I’ve encountered ‘Not Invented Here Syndrome’ throughout my career in the toy industry and especially, of course, in my role as Inventor Relations.
A less inexperienced me oversimplified NIHS, attributing the resistance and unwillingness to work with inventors as typical junior level designer mentality. Junior designers still need their own accolades as they start their careers as professional creatives and look to prove themselves as “innovators”.
My go-to has always been design leadership; those were the folks seasoned enough to know that in the toy industry – day in and day out, year after year – eventually you need access to all the options. Those were the people with enough years under their belt to define success as their ability to orchestrate and deliver by whatever means and with whatever resources available.
Those have been my people; the ones that drag reluctant junior designers to the table of the ‘other’. I’ve seen it many times. That story made sense to me. The seasoned design executive teaching the hard lessons of “to get anywhere in life, you need others; like it or not.”
But now, I’m more seasoned and have encountered NIHS at more senior levels – even the highest level – and so I had to revisit the story I had told myself earlier on. This was a more complicated story.
Not Invented Here Syndrome was exactly that. A complex set of emotions and behaviours not reserved for passionate youth, but anyone, at any level. So, I wanted to pick it apart a bit more on an emotional level, because turning away options is irrational, regardless of how it’s justified.
It is my sincere hope that my candour below is not offensive to anyone, but a poke here and there at what might be happening under the surface of our decision-making process when it comes to inventors.
Fear: Perhaps an outside option came into a company before and it didn’t go well, or a strong personality was encountered. Maybe both simultaneously. Oh happy day! Things weren’t managed properly so it left a bad taste for all. This is unfortunate but expected when an organisation is trying to engage but hasn’t invested in or even acknowledged that “inventor relations” might actually be a unique skillset that requires expertise and experience, along with the right personality type. And this isn’t a promotional piece. Truly, if you want to engage, please invest in and hire people with experience in this role. If you ever want to gauge “Inventor Relations” competency, ask the inventors and make it safe for them to answer you honestly.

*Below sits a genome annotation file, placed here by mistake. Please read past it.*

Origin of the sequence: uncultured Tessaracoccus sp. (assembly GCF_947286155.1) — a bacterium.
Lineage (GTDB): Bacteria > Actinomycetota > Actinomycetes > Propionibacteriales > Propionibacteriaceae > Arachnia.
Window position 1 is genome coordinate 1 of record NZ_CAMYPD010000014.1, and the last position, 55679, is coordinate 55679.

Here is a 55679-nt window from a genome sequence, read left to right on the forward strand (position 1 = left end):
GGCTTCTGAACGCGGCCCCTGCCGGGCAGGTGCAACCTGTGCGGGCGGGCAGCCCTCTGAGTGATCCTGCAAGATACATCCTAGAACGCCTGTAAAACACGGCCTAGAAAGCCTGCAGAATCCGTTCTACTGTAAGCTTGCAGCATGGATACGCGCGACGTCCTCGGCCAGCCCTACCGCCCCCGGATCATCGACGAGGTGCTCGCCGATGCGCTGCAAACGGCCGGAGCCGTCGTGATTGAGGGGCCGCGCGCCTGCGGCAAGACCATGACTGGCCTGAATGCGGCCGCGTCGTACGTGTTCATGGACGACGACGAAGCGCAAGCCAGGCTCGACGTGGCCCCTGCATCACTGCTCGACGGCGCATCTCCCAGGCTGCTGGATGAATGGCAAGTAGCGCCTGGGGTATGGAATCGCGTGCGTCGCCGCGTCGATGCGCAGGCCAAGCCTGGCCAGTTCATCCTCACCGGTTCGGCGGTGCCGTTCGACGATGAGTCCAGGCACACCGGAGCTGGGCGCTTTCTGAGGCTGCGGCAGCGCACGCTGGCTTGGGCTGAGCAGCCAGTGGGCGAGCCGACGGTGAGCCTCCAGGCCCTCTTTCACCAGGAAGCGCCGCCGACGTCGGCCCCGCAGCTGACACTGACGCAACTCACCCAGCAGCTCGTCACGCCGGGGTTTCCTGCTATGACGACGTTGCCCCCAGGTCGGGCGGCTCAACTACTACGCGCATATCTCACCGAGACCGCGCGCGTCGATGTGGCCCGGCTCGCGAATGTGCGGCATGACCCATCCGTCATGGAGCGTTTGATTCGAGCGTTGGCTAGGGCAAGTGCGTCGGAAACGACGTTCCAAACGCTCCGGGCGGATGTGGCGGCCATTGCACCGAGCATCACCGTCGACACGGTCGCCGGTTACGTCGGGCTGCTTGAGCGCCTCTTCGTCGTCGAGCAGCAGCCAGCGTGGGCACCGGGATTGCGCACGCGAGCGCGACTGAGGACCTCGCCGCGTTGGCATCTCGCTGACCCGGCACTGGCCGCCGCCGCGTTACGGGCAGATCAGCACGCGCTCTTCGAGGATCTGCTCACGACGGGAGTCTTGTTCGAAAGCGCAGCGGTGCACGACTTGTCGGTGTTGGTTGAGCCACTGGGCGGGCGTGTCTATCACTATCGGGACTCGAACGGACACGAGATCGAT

Insecurity: This is a tough one to overcome and is based on both the self-worth of individuals and an organisation’s overall emotional health. Are they confident enough in their own capabilities and culture as innovators to welcome others to the table? Can they be gracious hosts or will they get caught in a pointless exercise of self-adulation, devaluing others’ work to prove how brilliant they are and unnecessary it is to have outside options. I’ve seen it all over the years.
Ignorance: This covers a few areas. Ignorance about how engagement actually works, and the business model behind it. Also, not seeing the investments outside resources make to create those options, therefore devaluing it over their own (value source bias).
Pride: Again, does an individual or organisation have a healthy ego? Can they tolerate looking at options without value bias tied to pride? Can they remove the need for ego validation and evaluate options objectively?
Jealously: Is there a misconception that inventors live in gold castles with royalty checks bursting out of every window? Are designers on salaried payroll a little jealous of the business model and how inventors make their money on the back end? The potential for the upside? Maybe. But they don’t see the 99 rejected concepts an inventor invested in for their one success. Believe me, inventors take their lumps. Some years are better than others. Some are painful.
Greed: Does the margin hit an item takes to make room for an inventor’s royalty hurt the company in a real way? Consider it is possible for an internal item to be more costly without expertise to execute quickly and correctly. How much in internal resources did using outside expertise save? These types of macro viewpoints aren’t always easy for people to get their heads around as they focus item-by-item, margin-by-margin.
So there you have it, my take on the emotional factors behind NIHS.
Hopefully, nothing in there poked too hard at anyone. If it did, that’s usually the one based in truth. Sorry about that.
Cheers to the industry I adore, and all of us in it, including our shortcomings. May we have the wisdom to chuckle at ourselves, push to be better collaborators, play fair, value others and most importantly, rise together.
Trina McFarland is owner and general manager at TinkerTini. To learn more about TinkerTini’s suite of inventor relations services, head to: https://www.tinkertini.net
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